The Maret School’s service learning program incorporates community service projects into traditional academic courses. The purpose is to connect with others by meeting genuine community needs through lasting institutional partnerships. Maret believes that service learning directly supports the core of their educational mission: “we prepare our students to become responsible, thoughtful, and well-informed adults who are able to play an active role in improving the world." Each grade level at Maret participates in a year-long community partnership to further this mission. They are as follows:
K-4: Martha’s Table
The Maret Lower School has a longstanding tradition of working with the early childhood program at Martha's Table. Martha’s Table is a non-profit organization located in Washington, DC, that is dedicated to filling the core needs of over 1,100 families and children struggling with poverty each day. Throughout the school year, Maret classes visit Martha’s Table weekly to work with a class of three-year-old children. The Maret students develop and facilitate the activities, which often relate to their own studies. This program gives the Lower School students the opportunity to cultivate interpersonal and academic growth through service learning.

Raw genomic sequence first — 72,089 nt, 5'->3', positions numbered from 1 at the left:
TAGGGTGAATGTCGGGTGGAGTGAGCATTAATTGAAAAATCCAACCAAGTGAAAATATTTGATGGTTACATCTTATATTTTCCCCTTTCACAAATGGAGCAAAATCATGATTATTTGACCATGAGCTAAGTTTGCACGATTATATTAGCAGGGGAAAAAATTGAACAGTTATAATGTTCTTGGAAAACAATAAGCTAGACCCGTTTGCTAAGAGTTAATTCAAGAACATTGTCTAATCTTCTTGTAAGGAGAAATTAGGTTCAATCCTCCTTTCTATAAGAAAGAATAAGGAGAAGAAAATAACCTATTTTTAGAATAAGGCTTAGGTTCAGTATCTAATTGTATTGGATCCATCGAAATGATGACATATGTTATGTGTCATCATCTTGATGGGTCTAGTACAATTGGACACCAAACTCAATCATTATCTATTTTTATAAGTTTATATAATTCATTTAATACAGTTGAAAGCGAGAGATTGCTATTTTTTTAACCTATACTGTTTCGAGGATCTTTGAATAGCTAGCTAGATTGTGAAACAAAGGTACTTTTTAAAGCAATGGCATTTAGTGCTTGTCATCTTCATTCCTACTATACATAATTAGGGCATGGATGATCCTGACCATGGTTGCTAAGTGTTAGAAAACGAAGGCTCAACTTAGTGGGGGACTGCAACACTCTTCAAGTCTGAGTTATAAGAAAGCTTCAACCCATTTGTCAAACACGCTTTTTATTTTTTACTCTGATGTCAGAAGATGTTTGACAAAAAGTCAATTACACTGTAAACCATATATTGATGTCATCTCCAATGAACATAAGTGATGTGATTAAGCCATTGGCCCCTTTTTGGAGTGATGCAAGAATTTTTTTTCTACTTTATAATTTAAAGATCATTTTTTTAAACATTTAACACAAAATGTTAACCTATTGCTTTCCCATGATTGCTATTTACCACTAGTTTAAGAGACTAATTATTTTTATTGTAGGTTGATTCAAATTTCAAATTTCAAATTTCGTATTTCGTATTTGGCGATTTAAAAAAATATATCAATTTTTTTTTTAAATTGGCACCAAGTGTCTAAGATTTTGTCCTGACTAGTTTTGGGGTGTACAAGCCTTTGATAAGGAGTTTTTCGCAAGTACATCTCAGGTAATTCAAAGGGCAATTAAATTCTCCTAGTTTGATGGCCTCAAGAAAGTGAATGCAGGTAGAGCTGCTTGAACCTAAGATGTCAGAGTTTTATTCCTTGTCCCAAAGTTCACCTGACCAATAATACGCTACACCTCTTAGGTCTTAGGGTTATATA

1st Grade: Living Classrooms
1st graders work with the Chemistry in the Community high school class to grow and release shad in partnership with Living Classrooms and the Anacostia Watershed Society.
5th Grade: Methodist Home, Chevy Chase House And Army Distaff Foundation/Knollwood
Integrating service learning into the curriculum represents a commitment to fostering an understanding of older citizens in the community and deepening connections to Maret’s core values. The 5th grade partners with The Methodist Home, The Chevy Chase House and the Army Distaff Foundation/Knollwood. Each week the students visit with the residents at these homes, engage in discussions with them, and ultimately learn from them.
6th Grade: So Others Might Eat (Some)